On-the-job injuries are commonly associated with industries known to be at higher risk for such incidents. These include construction, mining, farming and other similar fields of work. However, workplace injuries or illnesses can happen in any job setting, often leaving Minnesota employees in need of compensation. This may be especially so now that a new state law has expanded workers' compensation benefits to include a greater amount of mental health conditions.
Workers' compensation not a guarantee
Some people may expect the receipt of workers' compensation benefits to be standard protocol in the wake of an employment-related injury. However, Minnesota's Department of Labor and Industries reports that in 2011, a total of 12.3 percent of all claims were denied.
In that same year, the state saw a 22 percent dispute rate, an increase of 42 percent since 1997. The vast majority of the increase in disputes related to medical coverage as disputes related to those benefits rose 89 percent in that timeframe. Along with the dispute rate climbing, the involvement of attorneys also rose from 16.9 to 24.8 percent for all claims that included not solely medical costs but either lost wages, vocational rehabilitation or other benefits as well.
Reasons for denials
According to the state, some trends can be noted for denied workers' compensation claims. In general, the denial rate is higher for:
- Older claimants up to 64 years old
- Workers earning lower wages
- Workers with prior claims on file
- Claims not filed immediately following the incident
Claimants with greater job tenure had lower denial rates as did those involved in incidents where the injury could most easily be attributed to a workplace situation.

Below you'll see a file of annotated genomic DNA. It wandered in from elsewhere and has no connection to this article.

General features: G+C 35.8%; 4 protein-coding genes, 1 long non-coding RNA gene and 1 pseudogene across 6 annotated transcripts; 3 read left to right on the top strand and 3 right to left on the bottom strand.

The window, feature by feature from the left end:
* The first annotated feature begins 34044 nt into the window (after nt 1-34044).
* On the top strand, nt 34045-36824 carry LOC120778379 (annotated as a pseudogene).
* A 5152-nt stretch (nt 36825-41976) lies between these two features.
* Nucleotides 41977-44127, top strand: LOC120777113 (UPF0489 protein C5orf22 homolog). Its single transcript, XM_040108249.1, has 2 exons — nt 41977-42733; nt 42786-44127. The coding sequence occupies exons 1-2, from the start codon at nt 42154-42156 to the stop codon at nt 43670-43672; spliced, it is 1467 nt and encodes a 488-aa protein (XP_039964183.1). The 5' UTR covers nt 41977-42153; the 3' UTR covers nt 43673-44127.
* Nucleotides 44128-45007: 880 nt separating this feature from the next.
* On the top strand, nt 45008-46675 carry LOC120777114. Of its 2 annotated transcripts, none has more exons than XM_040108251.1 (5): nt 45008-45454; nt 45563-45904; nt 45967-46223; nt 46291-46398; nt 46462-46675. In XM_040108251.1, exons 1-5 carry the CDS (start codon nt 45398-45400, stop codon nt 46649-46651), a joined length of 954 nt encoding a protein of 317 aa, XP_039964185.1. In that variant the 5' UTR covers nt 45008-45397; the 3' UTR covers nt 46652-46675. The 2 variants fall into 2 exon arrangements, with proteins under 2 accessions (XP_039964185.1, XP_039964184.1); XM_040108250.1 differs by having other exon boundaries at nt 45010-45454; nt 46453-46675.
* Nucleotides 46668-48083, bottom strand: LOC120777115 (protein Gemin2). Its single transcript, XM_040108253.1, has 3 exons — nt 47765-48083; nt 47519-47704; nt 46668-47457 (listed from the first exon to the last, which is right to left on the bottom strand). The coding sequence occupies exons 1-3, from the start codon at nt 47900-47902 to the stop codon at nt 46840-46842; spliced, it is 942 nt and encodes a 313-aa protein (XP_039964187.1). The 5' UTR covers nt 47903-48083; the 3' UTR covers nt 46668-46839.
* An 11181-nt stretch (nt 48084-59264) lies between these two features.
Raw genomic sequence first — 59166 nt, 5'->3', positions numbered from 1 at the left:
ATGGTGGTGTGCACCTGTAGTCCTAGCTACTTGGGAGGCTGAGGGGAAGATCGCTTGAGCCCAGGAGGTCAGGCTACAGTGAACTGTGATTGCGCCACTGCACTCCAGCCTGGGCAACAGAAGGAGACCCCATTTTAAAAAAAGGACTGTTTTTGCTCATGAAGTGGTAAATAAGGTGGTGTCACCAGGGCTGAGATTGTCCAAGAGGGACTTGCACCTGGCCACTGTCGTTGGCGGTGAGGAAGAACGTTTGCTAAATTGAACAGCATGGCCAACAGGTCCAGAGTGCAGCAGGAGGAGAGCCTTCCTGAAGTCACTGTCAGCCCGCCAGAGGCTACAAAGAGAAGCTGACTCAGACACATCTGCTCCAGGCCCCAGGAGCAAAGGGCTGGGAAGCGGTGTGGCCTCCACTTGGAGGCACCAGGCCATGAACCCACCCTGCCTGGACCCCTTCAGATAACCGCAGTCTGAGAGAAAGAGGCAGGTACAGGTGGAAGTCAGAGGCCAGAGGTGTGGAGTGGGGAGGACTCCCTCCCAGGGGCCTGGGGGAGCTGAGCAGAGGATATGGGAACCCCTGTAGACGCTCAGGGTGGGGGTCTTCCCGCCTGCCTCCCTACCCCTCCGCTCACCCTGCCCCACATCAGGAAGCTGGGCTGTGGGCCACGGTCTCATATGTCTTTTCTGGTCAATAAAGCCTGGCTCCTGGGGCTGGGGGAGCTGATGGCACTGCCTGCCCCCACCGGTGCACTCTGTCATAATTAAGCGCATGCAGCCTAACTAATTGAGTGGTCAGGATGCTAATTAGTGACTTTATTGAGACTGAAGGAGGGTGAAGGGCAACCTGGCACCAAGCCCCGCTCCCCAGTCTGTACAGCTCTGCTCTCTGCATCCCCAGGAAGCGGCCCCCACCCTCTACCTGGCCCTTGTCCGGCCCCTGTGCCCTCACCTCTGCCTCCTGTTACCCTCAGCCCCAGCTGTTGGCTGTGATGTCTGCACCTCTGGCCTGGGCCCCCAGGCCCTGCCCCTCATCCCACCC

A trend to watch
Effective October 1, 2013, Minnesota will be extending workers' compensation benefits to employees with mental health injuries. The nature of the mental health condition could result from a physical injury or from an emotional one.
In the world of workers' compensation, these are classified as physical-mental or mental-mental claims. An example of the former is depression that develops in response to a physical illness or injury clearly sustained in a work-related situation. An example of the latter would be post-traumatic stress disorder resulting from a traumatic or violent situation while on the job.
With this new benefit to be allowed, it will be interesting to note if any changes in the number of workers' compensation claims filed, allowed or denied occurs.
Legal help can help
If you have been injured either physically or mentally through a work-related circumstance or experience, it is highly advisable that you seek legal advice and guidance regarding your workers' compensation benefits. With the denial rates and changes in state laws, professional assistance can make the difference between an approval and denial of your claim.